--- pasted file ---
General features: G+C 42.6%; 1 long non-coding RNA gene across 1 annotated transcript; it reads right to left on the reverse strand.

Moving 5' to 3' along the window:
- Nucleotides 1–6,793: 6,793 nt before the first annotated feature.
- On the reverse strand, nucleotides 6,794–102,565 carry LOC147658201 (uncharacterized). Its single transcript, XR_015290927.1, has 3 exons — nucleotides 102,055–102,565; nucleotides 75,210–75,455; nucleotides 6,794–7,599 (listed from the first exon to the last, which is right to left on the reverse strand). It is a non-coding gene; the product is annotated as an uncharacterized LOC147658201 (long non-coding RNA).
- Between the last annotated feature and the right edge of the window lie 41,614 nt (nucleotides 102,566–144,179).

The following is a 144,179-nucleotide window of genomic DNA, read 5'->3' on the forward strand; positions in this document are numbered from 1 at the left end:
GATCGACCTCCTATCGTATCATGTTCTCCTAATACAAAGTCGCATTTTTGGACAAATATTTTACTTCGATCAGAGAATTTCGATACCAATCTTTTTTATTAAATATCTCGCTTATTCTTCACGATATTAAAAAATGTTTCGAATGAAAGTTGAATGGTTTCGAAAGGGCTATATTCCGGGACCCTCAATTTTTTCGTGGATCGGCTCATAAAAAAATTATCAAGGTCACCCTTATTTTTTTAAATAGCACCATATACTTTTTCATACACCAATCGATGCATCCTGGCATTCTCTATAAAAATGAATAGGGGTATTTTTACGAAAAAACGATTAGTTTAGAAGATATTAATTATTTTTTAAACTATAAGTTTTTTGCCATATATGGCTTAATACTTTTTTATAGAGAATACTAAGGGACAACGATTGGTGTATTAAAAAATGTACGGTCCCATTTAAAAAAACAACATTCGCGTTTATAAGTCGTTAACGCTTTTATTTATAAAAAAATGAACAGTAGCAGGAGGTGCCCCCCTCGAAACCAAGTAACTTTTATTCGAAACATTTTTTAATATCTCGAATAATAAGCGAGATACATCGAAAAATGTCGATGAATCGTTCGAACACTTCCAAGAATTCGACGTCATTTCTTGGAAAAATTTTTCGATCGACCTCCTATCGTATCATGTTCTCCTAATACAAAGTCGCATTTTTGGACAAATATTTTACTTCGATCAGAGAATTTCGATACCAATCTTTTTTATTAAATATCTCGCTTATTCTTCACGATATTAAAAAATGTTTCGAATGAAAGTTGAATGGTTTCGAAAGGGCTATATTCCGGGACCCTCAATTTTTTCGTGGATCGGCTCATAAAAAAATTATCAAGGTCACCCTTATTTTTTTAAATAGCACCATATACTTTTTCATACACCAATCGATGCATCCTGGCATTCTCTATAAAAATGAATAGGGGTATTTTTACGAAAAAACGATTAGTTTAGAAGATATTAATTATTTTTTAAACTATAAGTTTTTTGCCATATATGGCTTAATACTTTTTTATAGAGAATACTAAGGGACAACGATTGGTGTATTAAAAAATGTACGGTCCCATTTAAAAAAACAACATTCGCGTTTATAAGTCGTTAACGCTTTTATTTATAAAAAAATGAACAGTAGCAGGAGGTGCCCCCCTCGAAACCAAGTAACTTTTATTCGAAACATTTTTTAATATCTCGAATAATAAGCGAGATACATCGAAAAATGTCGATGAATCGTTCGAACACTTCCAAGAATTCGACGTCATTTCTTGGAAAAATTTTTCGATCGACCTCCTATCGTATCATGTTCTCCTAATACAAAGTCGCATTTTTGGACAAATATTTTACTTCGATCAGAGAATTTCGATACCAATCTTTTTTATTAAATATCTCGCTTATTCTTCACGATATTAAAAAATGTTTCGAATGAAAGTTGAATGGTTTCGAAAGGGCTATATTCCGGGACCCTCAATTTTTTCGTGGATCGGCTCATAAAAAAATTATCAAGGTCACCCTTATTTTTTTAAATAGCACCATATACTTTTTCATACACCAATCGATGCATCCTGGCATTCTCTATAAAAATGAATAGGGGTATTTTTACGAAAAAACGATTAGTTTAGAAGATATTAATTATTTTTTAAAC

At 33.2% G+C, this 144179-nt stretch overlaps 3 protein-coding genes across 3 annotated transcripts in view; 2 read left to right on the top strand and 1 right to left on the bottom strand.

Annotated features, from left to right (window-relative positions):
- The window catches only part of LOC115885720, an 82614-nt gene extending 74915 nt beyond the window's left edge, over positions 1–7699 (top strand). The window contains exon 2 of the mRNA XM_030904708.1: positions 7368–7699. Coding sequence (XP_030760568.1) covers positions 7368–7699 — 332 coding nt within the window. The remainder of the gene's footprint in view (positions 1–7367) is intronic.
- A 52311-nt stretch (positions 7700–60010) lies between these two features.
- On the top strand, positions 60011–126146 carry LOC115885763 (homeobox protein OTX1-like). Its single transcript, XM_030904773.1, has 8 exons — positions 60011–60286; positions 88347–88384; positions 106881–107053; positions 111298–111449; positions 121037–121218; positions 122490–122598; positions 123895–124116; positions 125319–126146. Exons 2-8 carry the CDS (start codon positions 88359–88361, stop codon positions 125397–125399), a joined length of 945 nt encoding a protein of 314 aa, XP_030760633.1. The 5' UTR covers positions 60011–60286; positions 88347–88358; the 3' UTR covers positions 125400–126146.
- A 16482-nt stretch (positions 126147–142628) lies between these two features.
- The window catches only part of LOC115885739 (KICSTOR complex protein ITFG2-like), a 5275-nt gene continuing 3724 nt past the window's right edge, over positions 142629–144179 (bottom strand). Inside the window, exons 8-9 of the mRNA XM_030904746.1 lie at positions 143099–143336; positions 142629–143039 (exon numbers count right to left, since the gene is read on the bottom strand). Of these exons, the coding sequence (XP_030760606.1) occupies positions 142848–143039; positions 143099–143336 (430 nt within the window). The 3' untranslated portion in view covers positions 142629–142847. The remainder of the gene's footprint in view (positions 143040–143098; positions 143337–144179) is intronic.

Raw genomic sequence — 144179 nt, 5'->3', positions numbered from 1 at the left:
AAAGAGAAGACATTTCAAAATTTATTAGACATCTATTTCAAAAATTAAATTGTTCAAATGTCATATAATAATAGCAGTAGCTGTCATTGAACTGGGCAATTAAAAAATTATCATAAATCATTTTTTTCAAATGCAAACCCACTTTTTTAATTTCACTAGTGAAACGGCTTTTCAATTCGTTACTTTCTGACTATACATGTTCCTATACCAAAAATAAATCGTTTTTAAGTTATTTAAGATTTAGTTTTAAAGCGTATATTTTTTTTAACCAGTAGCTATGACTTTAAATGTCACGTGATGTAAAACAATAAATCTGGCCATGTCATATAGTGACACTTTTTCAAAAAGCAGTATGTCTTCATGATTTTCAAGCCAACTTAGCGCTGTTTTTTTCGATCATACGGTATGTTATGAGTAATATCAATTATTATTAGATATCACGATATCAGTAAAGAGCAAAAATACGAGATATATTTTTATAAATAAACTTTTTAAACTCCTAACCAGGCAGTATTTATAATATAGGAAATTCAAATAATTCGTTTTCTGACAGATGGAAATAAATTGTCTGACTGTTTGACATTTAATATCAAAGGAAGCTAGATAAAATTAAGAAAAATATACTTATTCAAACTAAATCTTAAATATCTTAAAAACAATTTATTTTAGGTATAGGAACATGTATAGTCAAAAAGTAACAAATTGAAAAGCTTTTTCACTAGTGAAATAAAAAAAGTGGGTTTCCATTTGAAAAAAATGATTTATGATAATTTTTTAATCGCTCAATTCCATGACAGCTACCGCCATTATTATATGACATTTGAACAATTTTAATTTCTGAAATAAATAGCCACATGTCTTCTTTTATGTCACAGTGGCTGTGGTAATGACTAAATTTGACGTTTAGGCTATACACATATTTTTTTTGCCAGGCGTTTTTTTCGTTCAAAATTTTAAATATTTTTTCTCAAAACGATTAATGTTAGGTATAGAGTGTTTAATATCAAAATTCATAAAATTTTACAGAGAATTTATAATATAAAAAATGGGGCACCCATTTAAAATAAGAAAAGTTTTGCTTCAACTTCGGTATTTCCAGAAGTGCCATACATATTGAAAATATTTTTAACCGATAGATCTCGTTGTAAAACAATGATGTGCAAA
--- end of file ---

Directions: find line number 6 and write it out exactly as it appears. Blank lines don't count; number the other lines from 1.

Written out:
The following is a 144,179-nucleotide window of genomic DNA, read 5'->3' on the forward strand; positions in this document are numbered from 1 at the left end: